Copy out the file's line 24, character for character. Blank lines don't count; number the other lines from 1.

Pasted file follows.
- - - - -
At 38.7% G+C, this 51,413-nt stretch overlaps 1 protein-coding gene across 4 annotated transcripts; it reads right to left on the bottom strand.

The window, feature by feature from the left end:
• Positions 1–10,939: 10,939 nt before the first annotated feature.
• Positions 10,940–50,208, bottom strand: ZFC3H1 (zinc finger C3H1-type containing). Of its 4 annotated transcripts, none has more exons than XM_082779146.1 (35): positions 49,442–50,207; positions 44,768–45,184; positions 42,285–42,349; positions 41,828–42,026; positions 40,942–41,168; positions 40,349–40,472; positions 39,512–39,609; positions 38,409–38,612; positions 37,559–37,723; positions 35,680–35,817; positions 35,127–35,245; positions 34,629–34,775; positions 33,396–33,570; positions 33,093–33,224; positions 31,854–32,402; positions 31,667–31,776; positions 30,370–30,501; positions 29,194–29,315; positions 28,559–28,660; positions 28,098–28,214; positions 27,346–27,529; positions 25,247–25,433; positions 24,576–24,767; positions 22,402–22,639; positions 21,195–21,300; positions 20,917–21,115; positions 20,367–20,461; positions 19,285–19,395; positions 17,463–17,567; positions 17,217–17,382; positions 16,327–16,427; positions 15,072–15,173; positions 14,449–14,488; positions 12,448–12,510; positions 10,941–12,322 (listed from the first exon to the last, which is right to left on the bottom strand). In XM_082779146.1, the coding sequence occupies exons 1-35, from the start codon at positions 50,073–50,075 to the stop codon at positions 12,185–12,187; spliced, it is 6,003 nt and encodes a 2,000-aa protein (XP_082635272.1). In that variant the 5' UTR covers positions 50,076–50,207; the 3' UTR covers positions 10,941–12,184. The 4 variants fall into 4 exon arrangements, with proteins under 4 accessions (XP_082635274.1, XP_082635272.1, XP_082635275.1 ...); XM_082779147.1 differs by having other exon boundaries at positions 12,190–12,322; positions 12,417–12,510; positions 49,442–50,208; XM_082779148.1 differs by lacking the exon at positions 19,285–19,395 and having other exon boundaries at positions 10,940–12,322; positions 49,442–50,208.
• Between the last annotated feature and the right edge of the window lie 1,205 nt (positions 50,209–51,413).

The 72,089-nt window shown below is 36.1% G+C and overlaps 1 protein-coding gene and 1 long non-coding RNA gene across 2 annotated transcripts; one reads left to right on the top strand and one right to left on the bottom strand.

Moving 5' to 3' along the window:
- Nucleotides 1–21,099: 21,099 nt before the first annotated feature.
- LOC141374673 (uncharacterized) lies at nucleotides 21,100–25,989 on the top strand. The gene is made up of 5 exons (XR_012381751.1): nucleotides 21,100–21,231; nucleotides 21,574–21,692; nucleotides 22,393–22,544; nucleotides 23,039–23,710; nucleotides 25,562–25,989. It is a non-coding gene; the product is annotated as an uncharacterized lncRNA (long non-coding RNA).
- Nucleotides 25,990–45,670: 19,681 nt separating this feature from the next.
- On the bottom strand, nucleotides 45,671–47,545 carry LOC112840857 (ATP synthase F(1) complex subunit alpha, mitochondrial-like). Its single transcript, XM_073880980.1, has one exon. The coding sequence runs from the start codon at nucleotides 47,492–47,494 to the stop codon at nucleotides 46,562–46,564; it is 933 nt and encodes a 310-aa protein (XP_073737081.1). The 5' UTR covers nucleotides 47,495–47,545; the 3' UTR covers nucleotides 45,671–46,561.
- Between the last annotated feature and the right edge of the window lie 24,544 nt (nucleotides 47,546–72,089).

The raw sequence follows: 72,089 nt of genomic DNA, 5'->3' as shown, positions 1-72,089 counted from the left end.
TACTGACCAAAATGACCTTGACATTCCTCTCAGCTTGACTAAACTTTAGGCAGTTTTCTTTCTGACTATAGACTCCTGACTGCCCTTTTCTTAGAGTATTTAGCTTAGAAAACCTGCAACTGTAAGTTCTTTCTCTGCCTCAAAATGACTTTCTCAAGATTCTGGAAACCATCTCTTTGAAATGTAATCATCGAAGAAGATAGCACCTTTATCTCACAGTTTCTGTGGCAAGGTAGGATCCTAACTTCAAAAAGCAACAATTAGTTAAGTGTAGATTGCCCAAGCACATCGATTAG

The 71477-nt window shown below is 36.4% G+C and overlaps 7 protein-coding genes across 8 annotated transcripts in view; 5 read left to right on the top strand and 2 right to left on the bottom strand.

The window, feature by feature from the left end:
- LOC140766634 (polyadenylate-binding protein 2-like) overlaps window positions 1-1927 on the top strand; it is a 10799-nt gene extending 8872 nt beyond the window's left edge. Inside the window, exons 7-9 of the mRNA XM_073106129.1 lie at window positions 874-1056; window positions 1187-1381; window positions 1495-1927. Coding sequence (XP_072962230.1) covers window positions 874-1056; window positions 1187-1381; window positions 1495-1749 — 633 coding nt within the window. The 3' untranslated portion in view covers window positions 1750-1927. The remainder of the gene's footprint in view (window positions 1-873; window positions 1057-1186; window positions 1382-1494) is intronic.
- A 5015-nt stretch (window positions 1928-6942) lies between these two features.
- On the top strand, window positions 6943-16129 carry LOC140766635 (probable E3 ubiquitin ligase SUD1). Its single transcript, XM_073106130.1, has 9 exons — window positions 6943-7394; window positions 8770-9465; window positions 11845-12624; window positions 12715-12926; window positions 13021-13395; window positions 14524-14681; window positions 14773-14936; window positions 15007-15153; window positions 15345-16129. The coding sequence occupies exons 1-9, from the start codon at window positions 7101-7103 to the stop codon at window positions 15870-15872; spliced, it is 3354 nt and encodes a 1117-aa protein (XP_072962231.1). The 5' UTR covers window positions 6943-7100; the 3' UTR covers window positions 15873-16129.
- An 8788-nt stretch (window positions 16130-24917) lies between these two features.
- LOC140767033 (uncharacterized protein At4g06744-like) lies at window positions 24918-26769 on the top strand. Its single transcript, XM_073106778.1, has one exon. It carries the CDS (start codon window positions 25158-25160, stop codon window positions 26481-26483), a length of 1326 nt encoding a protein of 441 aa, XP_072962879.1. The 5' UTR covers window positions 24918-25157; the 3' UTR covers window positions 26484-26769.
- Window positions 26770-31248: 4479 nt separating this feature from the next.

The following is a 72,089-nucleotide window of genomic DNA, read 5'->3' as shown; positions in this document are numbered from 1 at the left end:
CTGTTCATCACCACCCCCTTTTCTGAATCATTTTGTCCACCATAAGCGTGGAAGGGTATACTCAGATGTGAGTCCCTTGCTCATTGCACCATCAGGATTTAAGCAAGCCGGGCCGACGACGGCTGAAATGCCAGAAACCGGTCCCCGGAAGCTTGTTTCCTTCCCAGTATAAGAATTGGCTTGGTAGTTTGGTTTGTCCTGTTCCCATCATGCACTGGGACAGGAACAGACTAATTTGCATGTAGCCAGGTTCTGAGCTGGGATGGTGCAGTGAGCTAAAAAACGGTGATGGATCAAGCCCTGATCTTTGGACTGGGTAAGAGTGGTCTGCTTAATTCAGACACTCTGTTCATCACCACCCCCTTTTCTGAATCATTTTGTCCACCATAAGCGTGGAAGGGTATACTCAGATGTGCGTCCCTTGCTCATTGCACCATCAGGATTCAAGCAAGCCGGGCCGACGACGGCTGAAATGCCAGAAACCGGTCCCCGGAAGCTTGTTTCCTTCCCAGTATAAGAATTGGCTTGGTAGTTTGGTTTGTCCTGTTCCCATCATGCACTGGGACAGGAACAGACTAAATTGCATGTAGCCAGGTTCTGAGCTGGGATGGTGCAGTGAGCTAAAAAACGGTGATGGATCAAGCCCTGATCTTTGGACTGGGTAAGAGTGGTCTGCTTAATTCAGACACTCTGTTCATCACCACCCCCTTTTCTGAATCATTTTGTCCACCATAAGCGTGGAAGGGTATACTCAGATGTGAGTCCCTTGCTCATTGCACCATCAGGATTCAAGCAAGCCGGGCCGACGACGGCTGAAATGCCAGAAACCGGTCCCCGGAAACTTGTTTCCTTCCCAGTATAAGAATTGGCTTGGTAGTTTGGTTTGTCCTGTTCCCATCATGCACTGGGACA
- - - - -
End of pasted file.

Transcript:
CTGTTCATCACCACCCCCTTTTCTGAATCATTTTGTCCACCATAAGCGTGGAAGGGTATACTCAGATGTGAGTCCCTTGCTCATTGCACCATCAGGATTTAAGCAAGCCGGGCCGACGACGGCTGAAATGCCAGAAACCGGTCCCCGGAAGCTTGTTTCCTTCCCAGTATAAGAATTGGCTTGGTAGTTTGGTTTGTCCTGTTCCCATCATGCACTGGGACAGGAACAGACTAATTTGCATGTAGCCAGGTTCTGAGCTGGGATGGTGCAGTGAGCTAAAAAACGGTGATGGATCAAGCCCTGATCTTTGGACTGGGTAAGAGTGGTCTGCTTAATTCAGACACTCTGTTCATCACCACCCCCTTTTCTGAATCATTTTGTCCACCATAAGCGTGGAAGGGTATACTCAGATGTGCGTCCCTTGCTCATTGCACCATCAGGATTCAAGCAAGCCGGGCCGACGACGGCTGAAATGCCAGAAACCGGTCCCCGGAAGCTTGTTTCCTTCCCAGTATAAGAATTGGCTTGGTAGTTTGGTTTGTCCTGTTCCCATCATGCACTGGGACAGGAACAGACTAAATTGCATGTAGCCAGGTTCTGAGCTGGGATGGTGCAGTGAGCTAAAAAACGGTGATGGATCAAGCCCTGATCTTTGGACTGGGTAAGAGTGGTCTGCTTAATTCAGACACTCTGTTCATCACCACCCCCTTTTCTGAATCATTTTGTCCACCATAAGCGTGGAAGGGTATACTCAGATGTGAGTCCCTTGCTCATTGCACCATCAGGATTCAAGCAAGCCGGGCCGACGACGGCTGAAATGCCAGAAACCGGTCCCCGGAAACTTGTTTCCTTCCCAGTATAAGAATTGGCTTGGTAGTTTGGTTTGTCCTGTTCCCATCATGCACTGGGACA